MENU

What is constantinoplefixblock?

November 25, 2019
0
199
0

If you have ever looked inside a blockchain genesis file, typically called genesis.json or in the case of a private network, privateNetworkGenesis.json, you will have seen lots of configuration parameters. Some are obvious but others a little more mysterious.

Take for example this genesis file for a private network:

{
  "config": {
      "constantinoplefixblock": 0,
      "ethash": {
        "fixeddifficulty": 1000
      },
       "chainID": 1981
   },
  "nonce": "0x42",
  "gasLimit": "0x1000000",
  "difficulty": "0x10000",
  "alloc": {
    "fe3b557e8fb62b89f4916b721be55ceb828dbd73": {
      "privateKey": "8f2a55949038a9610f50fb23b5883af3b4ecb3c3bb792cbcefbd1542c692be63",
      "comment": "private key and this comment are ignored.  In a real chain, the private key should NOT be stored",
      "balance": "0xad78ebc5ac6200000"
    },
    "f17f52151EbEF6C7334FAD080c5704D77216b732": {
      "privateKey": "ae6ae8e5ccbfb04590405997ee2d52d2b330726137b875053c36d94e974d162f",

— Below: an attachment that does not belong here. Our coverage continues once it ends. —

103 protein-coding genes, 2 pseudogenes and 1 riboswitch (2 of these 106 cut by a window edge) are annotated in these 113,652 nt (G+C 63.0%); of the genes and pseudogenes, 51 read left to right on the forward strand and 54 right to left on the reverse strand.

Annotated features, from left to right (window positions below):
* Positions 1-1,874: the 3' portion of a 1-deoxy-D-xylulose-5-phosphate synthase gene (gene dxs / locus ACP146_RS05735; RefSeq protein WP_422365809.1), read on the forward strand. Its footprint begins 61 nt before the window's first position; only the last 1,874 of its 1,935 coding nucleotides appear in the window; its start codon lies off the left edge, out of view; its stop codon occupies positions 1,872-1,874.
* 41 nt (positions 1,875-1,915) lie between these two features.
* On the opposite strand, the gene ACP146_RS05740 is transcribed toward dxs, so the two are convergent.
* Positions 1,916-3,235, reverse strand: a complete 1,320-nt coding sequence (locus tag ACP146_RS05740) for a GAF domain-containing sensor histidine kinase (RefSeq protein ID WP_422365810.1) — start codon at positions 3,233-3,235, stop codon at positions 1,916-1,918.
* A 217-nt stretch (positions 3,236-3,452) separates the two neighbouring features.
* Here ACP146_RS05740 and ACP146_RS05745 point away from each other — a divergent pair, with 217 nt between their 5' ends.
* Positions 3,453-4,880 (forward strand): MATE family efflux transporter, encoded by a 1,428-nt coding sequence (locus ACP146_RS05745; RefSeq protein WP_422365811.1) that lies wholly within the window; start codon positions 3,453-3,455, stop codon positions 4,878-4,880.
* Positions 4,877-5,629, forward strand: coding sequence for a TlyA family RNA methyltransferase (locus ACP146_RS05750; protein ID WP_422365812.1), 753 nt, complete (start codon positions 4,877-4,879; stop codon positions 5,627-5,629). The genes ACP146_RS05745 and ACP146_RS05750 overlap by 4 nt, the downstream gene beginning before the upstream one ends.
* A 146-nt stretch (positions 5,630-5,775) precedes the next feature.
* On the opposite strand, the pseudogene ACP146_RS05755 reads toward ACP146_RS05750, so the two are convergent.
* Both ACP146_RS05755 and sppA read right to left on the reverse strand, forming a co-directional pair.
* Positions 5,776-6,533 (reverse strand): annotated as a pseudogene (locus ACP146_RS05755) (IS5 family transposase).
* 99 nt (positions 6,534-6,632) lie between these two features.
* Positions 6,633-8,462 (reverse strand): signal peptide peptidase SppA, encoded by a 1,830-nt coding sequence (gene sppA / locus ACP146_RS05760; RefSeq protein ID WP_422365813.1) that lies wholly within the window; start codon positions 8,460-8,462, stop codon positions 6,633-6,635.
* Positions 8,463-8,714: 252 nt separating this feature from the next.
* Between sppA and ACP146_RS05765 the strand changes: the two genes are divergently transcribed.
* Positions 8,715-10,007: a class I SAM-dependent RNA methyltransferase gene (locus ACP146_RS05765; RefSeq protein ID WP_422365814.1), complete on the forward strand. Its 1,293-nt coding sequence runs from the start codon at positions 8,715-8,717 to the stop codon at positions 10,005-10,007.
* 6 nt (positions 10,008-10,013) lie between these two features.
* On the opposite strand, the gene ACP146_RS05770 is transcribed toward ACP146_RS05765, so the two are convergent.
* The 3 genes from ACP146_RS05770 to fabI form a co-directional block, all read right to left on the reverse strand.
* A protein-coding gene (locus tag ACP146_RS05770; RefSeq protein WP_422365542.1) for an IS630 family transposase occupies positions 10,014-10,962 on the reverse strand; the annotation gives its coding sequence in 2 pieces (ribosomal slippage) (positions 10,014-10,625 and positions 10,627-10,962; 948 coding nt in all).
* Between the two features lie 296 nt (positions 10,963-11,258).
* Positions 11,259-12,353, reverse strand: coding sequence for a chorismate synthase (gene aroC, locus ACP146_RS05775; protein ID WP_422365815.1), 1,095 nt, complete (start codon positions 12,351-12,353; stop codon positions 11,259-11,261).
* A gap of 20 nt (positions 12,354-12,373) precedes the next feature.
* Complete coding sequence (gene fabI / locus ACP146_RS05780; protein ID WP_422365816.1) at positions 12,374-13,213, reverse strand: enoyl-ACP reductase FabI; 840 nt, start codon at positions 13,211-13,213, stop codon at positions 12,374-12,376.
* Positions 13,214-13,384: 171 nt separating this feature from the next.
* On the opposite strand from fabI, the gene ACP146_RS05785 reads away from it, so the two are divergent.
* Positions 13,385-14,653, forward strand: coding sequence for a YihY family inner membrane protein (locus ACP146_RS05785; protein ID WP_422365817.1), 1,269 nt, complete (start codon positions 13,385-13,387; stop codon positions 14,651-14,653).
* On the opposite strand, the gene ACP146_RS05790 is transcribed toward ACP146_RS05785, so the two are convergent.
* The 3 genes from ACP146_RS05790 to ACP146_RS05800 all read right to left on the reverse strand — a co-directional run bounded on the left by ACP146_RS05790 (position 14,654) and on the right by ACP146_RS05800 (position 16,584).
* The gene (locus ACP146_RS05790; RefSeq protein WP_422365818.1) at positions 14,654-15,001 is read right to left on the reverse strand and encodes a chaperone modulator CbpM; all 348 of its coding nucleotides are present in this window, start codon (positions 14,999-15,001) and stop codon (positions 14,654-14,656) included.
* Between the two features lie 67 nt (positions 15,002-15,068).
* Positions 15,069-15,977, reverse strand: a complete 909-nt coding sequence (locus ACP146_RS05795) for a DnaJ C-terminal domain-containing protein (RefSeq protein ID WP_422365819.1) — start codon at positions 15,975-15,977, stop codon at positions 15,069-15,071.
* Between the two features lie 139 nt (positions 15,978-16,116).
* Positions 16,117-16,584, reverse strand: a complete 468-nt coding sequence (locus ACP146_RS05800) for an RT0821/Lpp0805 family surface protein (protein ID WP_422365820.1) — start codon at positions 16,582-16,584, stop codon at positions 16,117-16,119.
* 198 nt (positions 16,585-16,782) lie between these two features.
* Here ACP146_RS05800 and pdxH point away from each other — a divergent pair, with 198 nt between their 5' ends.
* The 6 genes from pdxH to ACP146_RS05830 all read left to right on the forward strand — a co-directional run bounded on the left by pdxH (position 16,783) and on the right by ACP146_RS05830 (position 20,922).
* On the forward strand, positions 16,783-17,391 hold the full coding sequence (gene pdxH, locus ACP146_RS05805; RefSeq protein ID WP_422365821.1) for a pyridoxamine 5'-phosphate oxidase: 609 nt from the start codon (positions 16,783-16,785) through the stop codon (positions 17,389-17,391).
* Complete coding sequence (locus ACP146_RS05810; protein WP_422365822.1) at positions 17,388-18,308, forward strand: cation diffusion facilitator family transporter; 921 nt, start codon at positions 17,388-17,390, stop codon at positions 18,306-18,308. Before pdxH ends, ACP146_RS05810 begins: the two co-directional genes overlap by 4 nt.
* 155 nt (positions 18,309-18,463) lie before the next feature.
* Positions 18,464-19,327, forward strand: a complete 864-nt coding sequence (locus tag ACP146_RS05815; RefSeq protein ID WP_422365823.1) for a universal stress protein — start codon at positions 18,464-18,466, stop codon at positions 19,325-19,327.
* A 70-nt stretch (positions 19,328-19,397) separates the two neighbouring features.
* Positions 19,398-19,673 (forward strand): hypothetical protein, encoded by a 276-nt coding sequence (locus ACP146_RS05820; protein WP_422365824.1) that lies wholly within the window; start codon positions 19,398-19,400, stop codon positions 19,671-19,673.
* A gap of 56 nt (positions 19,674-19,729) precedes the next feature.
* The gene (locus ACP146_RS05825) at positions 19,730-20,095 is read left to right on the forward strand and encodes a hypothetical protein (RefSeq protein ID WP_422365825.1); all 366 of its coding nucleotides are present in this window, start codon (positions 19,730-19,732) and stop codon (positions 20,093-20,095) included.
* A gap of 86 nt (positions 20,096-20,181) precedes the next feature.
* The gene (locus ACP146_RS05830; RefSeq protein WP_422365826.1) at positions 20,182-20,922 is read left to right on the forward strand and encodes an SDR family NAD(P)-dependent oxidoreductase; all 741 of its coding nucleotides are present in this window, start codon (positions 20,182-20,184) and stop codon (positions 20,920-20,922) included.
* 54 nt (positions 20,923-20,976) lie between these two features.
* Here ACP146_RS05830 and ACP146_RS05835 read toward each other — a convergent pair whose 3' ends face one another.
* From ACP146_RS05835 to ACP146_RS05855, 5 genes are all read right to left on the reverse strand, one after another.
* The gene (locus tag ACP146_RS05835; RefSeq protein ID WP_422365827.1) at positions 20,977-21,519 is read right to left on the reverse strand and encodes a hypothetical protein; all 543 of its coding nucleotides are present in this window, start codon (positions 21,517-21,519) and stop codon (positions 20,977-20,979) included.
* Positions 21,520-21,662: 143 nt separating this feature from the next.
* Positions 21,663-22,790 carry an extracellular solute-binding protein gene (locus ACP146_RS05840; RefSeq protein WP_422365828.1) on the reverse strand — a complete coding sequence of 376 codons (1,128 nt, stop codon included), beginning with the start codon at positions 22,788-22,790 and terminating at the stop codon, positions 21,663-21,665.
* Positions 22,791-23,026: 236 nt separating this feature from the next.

"comment": "private key and this comment are ignored.  In a real chain, the private key should NOT be stored",
      "balance": "90000000000000000000000"
    }
  }
}

Have you ever wondered what constantinoplefixblock is? It turns out that these are called “Milestone Blocks”. In a public network, these specifies the block at which the network changed protocols. For example,

"homesteadBlock": 1150000,
    "daoForkBlock": 1920000,
    "daoForkSupport": true,
    "eip150Block": 2463000,
    "eip150Hash": "0x2086799aeebeae135c246c65021c82b4e15a2c451340993aacfd2751886514f0",
    "eip155Block": 2675000,
    "eip158Block": 2675000,
    "byzantiumBlock": 4370000,
    "constantinopleBlock": 7280000,
    "constantinopleFixBlock": 7280000,
https://amberdata.io/blocks/7280000

In a private network though, the milestone block defines the protocol version for the network  so it is normally set to 0 (zero) meaning version 0 of the Constantinople protocol.

In other words, your chain won’t be hard-forking for these changes, so leave as 0 (zero).

Another interesting note in the private genesis file is fixeddifficulty which is used to specify a fixed difficulty in private networks using Ethash which overrides the difficulty field.

Leave a Comment!

Your email address will not be published. Required fields are marked *